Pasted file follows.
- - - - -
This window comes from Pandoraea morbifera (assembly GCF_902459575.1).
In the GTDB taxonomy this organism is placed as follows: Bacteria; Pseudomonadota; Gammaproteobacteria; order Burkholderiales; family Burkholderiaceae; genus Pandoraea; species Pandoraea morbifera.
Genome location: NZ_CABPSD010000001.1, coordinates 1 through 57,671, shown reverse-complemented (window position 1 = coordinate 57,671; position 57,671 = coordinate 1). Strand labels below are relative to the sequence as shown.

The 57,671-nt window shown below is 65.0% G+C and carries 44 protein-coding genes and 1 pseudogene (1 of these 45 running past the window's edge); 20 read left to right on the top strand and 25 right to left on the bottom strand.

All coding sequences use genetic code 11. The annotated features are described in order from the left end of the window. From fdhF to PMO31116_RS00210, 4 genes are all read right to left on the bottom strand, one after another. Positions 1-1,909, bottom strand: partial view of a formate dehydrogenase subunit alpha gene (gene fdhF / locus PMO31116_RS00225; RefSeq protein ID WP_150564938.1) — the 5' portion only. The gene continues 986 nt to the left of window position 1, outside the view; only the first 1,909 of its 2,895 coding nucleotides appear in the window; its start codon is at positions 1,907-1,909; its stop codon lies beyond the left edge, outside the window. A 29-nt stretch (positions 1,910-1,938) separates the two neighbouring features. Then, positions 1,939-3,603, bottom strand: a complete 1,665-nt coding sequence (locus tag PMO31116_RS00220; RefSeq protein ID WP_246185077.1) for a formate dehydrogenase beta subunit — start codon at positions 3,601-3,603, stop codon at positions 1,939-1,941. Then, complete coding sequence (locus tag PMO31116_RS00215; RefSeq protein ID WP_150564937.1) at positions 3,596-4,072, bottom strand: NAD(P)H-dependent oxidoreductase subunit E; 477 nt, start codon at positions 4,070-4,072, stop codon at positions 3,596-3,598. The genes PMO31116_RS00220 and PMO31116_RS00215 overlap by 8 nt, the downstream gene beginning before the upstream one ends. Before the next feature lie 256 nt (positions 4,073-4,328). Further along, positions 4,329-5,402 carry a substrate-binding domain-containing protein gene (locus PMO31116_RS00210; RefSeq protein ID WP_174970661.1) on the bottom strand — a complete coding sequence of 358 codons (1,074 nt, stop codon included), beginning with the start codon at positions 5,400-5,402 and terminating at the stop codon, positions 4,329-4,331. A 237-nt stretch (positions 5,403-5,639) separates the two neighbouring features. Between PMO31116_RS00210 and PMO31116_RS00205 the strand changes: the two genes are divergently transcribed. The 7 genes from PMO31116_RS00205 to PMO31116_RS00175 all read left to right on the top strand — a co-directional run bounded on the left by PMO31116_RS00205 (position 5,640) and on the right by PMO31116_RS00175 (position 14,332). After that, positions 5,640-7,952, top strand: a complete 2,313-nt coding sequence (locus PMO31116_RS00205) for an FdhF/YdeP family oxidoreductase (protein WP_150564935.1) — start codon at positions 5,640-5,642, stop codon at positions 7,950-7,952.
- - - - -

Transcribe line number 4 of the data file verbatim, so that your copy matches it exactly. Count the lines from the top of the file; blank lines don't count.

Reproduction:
The 57,671-nt window shown below is 65.0% G+C and carries 44 protein-coding genes and 1 pseudogene (1 of these 45 running past the window's edge); 20 read left to right on the top strand and 25 right to left on the bottom strand.